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Behavioral Economics

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Doctoral Dissertation Research in Economics: Belief Formation and Choice in Games: An Experiment

Much of economic analysis is based on the idea that economic agents respond to incentives and that they will increase their effort to understand the consequences of their actions in order to make the right decisions. This research project will use laboratory experiments to test whether increasing the size of reward or punishment (stakes henceforth) while considering how others will react affect the effort one puts into studying the environment before s/he makes the decision. The research will answer the following questions: (i) does the size of stakes affect people?s choices and beliefs?

Imprecise Inference from Sequentially Presented Evidence

Understanding how people make decisions is crucial to advancing our understanding of economic mechanisms. Rational-choice theory, despite successes in accounting for some aspects of human decision making under uncertainty, fails to capture certain recurrent patterns observed in behavior, such as biases and apparent randomness in choices. Some of these deviations from optimal behavior suggest that information is processed in the brain in a way that introduces imprecision, similar to the imprecision in sensory perception.

Small Grants in Computational Social Science (CSS)

RSF’s initiative on Computational Social Science supports innovative social science research that utilizes new data and methods to advance our understanding of the research issues that comprise its core social science programs in Social Inequality, Behavioral Economics, Future of Work, and Race, Ethnicity and Immigration. Limited consideration will be given to research that focuses primarily on methodologies, such as causal inference and innovations in data collection.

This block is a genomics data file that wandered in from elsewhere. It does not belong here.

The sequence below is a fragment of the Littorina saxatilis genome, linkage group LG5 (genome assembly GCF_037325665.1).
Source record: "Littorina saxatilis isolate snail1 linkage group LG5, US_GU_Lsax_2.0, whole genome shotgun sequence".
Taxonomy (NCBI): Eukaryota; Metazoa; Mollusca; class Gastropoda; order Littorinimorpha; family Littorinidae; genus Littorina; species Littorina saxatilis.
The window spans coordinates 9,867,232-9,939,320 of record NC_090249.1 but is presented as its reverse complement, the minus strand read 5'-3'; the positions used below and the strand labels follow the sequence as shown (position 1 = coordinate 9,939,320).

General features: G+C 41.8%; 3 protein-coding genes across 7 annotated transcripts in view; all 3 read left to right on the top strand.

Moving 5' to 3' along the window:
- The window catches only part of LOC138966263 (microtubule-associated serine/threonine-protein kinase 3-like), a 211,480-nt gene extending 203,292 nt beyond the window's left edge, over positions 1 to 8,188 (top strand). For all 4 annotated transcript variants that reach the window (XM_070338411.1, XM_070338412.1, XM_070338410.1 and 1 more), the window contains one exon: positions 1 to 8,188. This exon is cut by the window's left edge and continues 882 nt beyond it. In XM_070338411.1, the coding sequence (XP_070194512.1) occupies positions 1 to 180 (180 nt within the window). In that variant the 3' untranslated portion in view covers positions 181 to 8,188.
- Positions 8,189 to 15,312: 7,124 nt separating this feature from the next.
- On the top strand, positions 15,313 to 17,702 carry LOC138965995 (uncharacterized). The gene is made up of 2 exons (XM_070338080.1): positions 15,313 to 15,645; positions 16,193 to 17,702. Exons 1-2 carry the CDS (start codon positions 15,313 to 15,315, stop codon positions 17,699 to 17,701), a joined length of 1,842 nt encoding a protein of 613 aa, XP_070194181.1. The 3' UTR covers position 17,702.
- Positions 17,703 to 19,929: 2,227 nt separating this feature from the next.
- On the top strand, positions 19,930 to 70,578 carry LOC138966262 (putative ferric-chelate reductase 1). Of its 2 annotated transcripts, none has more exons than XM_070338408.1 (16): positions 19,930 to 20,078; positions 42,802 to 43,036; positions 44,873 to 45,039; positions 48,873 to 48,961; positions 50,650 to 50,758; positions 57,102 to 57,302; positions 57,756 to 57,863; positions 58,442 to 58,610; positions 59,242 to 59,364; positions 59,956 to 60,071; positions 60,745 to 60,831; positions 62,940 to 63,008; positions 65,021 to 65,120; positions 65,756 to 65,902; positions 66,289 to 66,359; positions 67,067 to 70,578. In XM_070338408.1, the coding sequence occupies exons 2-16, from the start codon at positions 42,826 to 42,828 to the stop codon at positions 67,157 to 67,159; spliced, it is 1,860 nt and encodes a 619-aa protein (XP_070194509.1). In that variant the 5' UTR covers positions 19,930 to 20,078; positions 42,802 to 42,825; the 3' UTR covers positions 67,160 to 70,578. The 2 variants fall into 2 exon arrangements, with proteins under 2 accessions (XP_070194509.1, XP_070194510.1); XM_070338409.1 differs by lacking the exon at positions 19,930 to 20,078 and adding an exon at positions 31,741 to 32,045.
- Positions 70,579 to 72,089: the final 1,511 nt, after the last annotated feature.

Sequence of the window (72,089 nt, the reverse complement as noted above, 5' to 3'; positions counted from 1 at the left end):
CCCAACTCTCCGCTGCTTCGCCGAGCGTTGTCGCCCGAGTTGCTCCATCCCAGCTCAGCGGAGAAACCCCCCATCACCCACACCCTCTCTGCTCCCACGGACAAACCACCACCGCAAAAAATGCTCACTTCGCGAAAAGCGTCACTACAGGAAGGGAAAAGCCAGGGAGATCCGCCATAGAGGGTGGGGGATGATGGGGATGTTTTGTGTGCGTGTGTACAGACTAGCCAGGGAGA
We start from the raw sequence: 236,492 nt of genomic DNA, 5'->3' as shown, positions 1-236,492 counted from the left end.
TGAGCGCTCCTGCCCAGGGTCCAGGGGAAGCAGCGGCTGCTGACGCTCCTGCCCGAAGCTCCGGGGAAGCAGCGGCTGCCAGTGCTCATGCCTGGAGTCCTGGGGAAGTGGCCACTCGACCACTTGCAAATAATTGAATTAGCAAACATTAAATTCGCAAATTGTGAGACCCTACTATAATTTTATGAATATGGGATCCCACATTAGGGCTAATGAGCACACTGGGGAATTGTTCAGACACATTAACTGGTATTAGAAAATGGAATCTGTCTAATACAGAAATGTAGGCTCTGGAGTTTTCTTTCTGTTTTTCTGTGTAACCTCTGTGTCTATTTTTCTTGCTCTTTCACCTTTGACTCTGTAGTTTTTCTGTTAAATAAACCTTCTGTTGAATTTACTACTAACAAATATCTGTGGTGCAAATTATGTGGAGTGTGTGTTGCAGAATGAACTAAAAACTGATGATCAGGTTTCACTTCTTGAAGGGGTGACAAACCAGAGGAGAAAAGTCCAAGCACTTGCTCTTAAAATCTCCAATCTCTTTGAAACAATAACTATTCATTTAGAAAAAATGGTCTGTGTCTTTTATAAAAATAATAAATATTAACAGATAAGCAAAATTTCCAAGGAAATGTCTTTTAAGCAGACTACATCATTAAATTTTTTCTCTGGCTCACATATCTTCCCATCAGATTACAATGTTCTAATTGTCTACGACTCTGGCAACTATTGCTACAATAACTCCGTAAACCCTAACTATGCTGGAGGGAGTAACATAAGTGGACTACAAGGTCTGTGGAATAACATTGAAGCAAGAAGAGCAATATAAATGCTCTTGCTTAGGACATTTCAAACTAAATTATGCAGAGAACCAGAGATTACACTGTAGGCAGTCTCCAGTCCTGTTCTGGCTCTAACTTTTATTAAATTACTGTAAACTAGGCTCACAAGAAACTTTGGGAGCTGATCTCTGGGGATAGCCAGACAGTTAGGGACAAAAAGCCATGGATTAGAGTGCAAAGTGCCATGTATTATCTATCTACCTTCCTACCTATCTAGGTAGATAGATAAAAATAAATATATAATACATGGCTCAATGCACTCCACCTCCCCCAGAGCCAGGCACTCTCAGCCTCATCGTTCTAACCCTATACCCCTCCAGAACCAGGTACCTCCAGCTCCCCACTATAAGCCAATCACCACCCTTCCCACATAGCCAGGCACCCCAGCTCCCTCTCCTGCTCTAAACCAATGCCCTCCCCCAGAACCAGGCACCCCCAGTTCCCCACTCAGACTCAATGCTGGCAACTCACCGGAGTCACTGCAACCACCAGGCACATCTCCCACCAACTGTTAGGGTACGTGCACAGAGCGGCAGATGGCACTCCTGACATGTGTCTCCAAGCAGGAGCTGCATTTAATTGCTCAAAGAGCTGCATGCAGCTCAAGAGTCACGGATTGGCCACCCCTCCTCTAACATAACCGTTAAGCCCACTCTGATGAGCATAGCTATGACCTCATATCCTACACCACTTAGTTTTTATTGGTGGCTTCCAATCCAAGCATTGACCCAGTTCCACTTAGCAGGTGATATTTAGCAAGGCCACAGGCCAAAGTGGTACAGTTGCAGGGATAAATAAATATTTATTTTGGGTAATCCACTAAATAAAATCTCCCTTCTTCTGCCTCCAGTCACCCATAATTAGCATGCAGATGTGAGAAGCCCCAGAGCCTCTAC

Deadline: 

Tuesday, March 17, 2020

Behavioral Economics

The Russell Sage Foundation's program on Behavioral Economics supports novel research that uses insights and methods from psychology, economics, sociology, political science and other social sciences to examine and improve social and living conditions in the United States. We seek investigator-initiated research proposals that will broaden our understanding of the social, economic and political consequences of actual behaviors and decisions.
*NOTE: The May 2020 deadline will have a special focus on the coronavirus.*

Deadline: 

Wednesday, August 5, 2020

Economic Institutions, Behavior, & Performance

Projects in this sub-program study households and individuals, specifically the role of “choice architecture” on their economic decision-making. Research topics include:risk-taking and insurance markets; time inconsistencies and the annuity paradox; cognitive biases; behavioral applications to policy; experimental testing of nudges or other regulatory interventions; behavioral welfare economics; obfuscated markets; consumer finance; probabilities and perceptions of extreme events; behavioral foundations and heterogeneous agents in macroeconomics; etc.

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